SKOWHEGAN — The Maine School Administrative District 54 superintendent reviewed cases of COVID-19 that have occurred in the district with the school board Thursday evening at Skowhegan Area Middle School and indicated that if Somerset County were to revert to the “green” status it had at the beginning of the school year, after-school activities would resume by the same rules as then.

As of Thursday, the district has seen 16 cases of COVID-19 total, Superintendent Jon Moody said in his update. Among those, eight cases have been students, four staff members and four were among those who were infected outside of school and were not near school facilities at any time when they had the virus, he said.

He added that his intent is to provide updates on the district’s website biweekly beginning at the start of the new year.

“We’re not talking apples to apples when comparing districts, and I think it’s important to know that,” Moody said. “We’ve put out whenever we’ve had a positive case.”

Moody said that when possible, the administration has identified whether a positive case was a student or staff member. If the case affects a larger group, it is not as identifiable. He added he uses the same metric for assessment data in order to provide more assurance in the information to the community and staff.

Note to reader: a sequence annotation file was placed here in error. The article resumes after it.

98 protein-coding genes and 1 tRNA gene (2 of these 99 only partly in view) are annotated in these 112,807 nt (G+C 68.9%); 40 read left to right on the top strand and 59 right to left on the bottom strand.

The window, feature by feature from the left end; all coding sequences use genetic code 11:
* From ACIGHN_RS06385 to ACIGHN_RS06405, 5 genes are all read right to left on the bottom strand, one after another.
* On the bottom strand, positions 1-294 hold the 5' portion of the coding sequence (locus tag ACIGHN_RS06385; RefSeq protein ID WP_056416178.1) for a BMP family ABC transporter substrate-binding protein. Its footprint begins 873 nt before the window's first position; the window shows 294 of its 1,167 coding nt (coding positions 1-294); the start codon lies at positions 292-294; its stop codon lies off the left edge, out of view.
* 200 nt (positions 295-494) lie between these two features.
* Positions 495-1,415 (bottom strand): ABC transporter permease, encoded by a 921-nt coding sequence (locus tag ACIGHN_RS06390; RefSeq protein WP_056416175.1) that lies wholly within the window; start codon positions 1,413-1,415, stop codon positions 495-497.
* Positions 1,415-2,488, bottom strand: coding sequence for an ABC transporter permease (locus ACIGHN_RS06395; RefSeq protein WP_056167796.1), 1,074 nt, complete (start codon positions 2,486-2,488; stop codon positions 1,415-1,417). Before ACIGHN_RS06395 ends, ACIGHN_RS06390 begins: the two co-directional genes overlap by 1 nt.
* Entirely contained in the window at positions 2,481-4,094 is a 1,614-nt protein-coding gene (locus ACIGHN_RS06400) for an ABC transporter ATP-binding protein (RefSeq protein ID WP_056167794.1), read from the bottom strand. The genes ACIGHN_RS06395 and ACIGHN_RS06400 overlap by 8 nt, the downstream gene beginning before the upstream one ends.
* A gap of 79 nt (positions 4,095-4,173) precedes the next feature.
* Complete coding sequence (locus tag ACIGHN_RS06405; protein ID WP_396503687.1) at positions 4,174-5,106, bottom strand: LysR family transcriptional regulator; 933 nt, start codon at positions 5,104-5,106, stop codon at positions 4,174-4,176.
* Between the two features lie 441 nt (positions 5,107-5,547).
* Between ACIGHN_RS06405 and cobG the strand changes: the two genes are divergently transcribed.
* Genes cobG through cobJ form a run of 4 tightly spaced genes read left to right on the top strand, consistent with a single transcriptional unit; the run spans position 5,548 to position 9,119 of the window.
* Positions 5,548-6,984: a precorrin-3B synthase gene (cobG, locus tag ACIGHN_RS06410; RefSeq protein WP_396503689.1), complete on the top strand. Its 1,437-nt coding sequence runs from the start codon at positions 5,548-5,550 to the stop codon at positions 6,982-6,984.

“I won’t identify it if it’s smaller,” he said.

Currently, Somerset County remains “yellow” under the Maine Department of Education’s reopening advisory system, meaning there is a moderate level of community risk.

Should the county shift to “red,” there is a plan in place for remote learning, and each school within the district is preparing families for the possibility, Assistant Superintendent Mark Hatch has previously said.

At Skowhegan Area Middle School, an outbreak investigation was opened late last month after an increase in cases of COVID-19.

The virus was contracted outside of schools, according to school officials.

After speaking with local health professionals, the Maine Center for Disease Control and families in the district, school officials decided to move sixth-graders to remote learning for the week. Grades seven and eight, also housed at the middle school, have continued to study under the hybrid model.

Moody’s recommendation for winter sports, should Somerset County shift back to “green,” is to resume activities. After-school programs would follow rules and schedules similar to those observed in the fall before the county shifted to “yellow.” This includes sports and clubs and activities. For now, no updates have been provided to officials on music programs.

“That’s what we did in the fall, and we saw a lot of success,” Moody said. “We had very minimal issues. There was no transmission and no issues of kids getting COVID-19 as a result of athletics.”

He added that there was an athlete who tested positive during the season, and as a result the number of people who were quarantining increased.

“All of this can only occur if we’re ‘green,'” Moody said, and his recommendation was carried by the board.

MSAD 54 serves the towns of Canaan, Cornville, Mercer, Norridgewock, Smithfield and Skowhegan.

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